I don't mean to reopen this thread. James K answer is perfectly acceptable but as in so many other controversies one related to the subject of your question has also made a trip to the European Court last year (2017).
The court ruled that vaccines can be blamed for causing illnesses even if there is no [direct] scientific proof. This does not imply absence of evidence. In the press release the following was mentioned:
Where there is a lack of scientific consensus, the proof of the defect
of the vaccine and of a causal link between the defect and the damage
suffered may be made out by serious, specific and consistent evidence.
The temporal proximity between the administering of a vaccine and the
occurrence of a disease, the lack of personal and familial history of
the person vaccinated and the existence of a significant number of
reported cases of the disease occurring following such vaccines being
administered may, where applicable, constitute sufficient evidence to
make out such proof.
As you can probably guess this raised alarms everywhere (Science Magazine):
Did the European Union’s highest court just deal a blow to science?
"Vaccines can be blamed for illness without scientific proof," read
many headlines about the European Court of Justice’s (ECJ’s) ruling on
the case of a French man who claimed that a hepatitis B vaccine caused
his multiple sclerosis (MS). Alarmed experts pointed out that no link
between the vaccine and MS has ever been established and fretted that
the Luxembourg-based court had opened the floodgates to large numbers
of spurious lawsuits.
But the Court decision, while shocking when you first ear it, is not that unreasonable. Finding direct scientific evidence of the association between a vaccine and a disease puts an impossible burden on the complainer. What the court decided was that when credible evidence (not proof) is presented the blame can be made. As explained by others (Nature):
The ECJ's judgment said that EU laws do not stop courts from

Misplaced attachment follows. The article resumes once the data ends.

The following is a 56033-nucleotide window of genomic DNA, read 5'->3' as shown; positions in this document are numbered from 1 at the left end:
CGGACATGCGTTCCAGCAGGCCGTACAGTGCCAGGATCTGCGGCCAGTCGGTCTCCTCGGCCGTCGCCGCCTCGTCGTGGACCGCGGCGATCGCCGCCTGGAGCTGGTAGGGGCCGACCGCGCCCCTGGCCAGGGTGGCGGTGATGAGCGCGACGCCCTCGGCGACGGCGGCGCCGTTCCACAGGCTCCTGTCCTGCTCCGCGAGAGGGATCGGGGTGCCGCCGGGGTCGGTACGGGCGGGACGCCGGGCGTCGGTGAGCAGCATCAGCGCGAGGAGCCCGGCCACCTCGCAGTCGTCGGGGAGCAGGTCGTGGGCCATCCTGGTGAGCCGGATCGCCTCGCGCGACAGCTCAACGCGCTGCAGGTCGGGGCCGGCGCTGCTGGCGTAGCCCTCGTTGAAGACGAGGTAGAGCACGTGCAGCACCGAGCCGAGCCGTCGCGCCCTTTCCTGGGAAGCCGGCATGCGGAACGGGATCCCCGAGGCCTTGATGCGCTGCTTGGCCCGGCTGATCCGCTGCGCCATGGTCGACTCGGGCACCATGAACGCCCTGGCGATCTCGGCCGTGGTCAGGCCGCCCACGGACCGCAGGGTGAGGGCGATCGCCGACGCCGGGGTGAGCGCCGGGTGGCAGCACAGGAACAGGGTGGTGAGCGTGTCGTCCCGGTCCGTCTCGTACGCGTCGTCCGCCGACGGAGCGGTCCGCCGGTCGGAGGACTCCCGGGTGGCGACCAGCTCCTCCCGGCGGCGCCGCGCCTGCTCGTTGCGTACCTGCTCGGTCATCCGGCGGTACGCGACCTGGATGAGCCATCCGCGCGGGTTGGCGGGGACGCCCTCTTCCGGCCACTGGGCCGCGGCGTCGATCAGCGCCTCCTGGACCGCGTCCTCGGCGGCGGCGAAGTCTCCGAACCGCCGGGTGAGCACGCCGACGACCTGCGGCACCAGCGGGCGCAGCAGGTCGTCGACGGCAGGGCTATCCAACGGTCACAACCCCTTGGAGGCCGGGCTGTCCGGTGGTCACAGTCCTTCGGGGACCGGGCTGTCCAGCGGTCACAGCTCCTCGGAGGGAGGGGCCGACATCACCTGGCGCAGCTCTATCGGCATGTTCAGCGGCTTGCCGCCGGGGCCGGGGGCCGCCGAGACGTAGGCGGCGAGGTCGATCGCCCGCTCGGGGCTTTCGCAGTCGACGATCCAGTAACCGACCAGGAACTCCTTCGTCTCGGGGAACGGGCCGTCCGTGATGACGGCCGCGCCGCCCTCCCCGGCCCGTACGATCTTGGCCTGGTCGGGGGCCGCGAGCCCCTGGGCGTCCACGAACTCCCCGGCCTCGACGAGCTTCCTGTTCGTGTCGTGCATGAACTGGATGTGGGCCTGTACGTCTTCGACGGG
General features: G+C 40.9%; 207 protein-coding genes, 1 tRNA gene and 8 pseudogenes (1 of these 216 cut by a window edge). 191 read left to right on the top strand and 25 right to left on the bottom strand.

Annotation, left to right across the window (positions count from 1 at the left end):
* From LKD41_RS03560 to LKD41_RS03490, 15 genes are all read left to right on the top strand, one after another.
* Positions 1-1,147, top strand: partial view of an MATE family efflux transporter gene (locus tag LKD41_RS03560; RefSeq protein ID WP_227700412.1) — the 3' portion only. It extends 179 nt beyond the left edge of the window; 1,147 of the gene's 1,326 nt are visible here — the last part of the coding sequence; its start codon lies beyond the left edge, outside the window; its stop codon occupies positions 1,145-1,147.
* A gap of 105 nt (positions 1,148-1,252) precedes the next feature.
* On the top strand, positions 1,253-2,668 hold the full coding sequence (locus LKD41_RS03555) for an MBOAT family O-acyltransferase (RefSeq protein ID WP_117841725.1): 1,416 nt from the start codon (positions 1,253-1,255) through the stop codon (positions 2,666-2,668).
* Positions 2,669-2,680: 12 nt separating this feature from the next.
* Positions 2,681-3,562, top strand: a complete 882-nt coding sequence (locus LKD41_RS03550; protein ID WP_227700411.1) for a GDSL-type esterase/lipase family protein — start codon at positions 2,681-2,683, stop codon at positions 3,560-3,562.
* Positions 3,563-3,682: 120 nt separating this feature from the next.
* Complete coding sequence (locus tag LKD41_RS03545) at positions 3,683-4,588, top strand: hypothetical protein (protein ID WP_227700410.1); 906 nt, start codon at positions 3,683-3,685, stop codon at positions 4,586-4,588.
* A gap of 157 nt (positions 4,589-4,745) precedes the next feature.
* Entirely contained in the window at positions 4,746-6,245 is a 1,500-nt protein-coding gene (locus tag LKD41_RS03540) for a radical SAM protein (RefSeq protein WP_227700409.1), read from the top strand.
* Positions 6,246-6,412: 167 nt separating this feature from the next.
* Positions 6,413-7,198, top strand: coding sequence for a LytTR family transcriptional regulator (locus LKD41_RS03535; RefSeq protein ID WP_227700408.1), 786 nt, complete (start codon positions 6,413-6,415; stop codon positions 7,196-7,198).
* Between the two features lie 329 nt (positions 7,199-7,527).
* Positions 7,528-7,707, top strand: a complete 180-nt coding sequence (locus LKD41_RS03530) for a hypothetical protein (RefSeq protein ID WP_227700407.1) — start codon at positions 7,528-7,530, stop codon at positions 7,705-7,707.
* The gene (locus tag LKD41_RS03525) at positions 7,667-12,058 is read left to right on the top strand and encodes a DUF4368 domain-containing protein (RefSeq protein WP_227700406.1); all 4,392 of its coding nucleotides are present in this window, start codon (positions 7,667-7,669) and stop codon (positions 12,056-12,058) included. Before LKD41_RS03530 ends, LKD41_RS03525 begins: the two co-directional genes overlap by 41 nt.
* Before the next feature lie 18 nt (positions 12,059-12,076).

considering "serious, specific and consistent" circumstantial evidence
in such cases, alongside scientific evidence.
The court emphasized that liability claims for vaccine harm must be
considered on a case-by-case basis. It also ruled that the burden of
proof remained on plaintiffs (the man's family, in this case) and that
courts must consider relevant evidence from medical research. These
caveats are important, says Alex Stein, an expert in civil liability
law and medical evidence at Brooklyn Law School in New York. "Under
this framework, credible medical evidence showing that the vaccine is
safe will win the case," he says. "Those who say that the ECJ decision
has opened a floodgate for multiple vaccine liability suits are
The judgment does not mean that vaccines can be blamed for illness
without scientific evidence, or that spurious cases can win when the
scientific evidence is against them, says Stein. Vaccine makers, as
defendants, will ensure that courts hear the most compelling medical
evidence in their favour, he adds.
This obviously has an impact in the current debate between pro and against vaccine movements. And certainly the increasing number of deaths due to measles outbreaks in Romania does not help. But accordingly to the European Court not only can people speak against vaccines, they can sue the producers of these vaccines (however not be mistaken by an act of Defamation which has a fully separate legal framework).
Perhaps is for the best. This, like many other subjects, should be decided considering arguments, not laws. And it might even lead to a better regulation over vaccination.